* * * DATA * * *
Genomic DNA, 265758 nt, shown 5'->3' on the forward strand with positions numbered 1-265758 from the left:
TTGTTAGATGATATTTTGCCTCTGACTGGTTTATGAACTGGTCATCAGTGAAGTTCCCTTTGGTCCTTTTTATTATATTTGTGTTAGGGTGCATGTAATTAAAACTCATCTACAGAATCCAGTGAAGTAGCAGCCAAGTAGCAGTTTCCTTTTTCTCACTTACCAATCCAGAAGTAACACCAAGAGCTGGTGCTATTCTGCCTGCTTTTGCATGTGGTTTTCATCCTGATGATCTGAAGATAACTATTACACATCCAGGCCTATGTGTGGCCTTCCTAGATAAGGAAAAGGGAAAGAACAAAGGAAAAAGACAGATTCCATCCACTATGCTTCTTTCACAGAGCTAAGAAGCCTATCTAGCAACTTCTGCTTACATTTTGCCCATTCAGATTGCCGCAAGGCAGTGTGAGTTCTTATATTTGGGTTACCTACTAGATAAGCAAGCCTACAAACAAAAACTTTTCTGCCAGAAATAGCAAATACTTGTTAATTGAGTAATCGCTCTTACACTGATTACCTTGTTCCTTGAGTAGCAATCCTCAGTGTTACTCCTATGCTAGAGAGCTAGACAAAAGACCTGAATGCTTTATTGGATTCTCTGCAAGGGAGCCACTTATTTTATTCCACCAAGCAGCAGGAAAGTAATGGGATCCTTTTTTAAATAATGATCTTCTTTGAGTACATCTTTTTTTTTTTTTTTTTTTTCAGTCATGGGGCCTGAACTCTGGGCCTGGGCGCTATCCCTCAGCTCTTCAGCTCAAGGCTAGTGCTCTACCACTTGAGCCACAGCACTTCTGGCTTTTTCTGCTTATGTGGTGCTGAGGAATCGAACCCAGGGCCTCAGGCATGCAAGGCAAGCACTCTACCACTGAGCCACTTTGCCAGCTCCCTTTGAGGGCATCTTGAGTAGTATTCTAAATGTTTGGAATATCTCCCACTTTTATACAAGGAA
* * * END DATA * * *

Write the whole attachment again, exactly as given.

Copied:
Genomic DNA, 265758 nt, shown 5'->3' on the forward strand with positions numbered 1-265758 from the left:
TTGTTAGATGATATTTTGCCTCTGACTGGTTTATGAACTGGTCATCAGTGAAGTTCCCTTTGGTCCTTTTTATTATATTTGTGTTAGGGTGCATGTAATTAAAACTCATCTACAGAATCCAGTGAAGTAGCAGCCAAGTAGCAGTTTCCTTTTTCTCACTTACCAATCCAGAAGTAACACCAAGAGCTGGTGCTATTCTGCCTGCTTTTGCATGTGGTTTTCATCCTGATGATCTGAAGATAACTATTACACATCCAGGCCTATGTGTGGCCTTCCTAGATAAGGAAAAGGGAAAGAACAAAGGAAAAAGACAGATTCCATCCACTATGCTTCTTTCACAGAGCTAAGAAGCCTATCTAGCAACTTCTGCTTACATTTTGCCCATTCAGATTGCCGCAAGGCAGTGTGAGTTCTTATATTTGGGTTACCTACTAGATAAGCAAGCCTACAAACAAAAACTTTTCTGCCAGAAATAGCAAATACTTGTTAATTGAGTAATCGCTCTTACACTGATTACCTTGTTCCTTGAGTAGCAATCCTCAGTGTTACTCCTATGCTAGAGAGCTAGACAAAAGACCTGAATGCTTTATTGGATTCTCTGCAAGGGAGCCACTTATTTTATTCCACCAAGCAGCAGGAAAGTAATGGGATCCTTTTTTAAATAATGATCTTCTTTGAGTACATCTTTTTTTTTTTTTTTTTTTTCAGTCATGGGGCCTGAACTCTGGGCCTGGGCGCTATCCCTCAGCTCTTCAGCTCAAGGCTAGTGCTCTACCACTTGAGCCACAGCACTTCTGGCTTTTTCTGCTTATGTGGTGCTGAGGAATCGAACCCAGGGCCTCAGGCATGCAAGGCAAGCACTCTACCACTGAGCCACTTTGCCAGCTCCCTTTGAGGGCATCTTGAGTAGTATTCTAAATGTTTGGAATATCTCCCACTTTTATACAAGGAA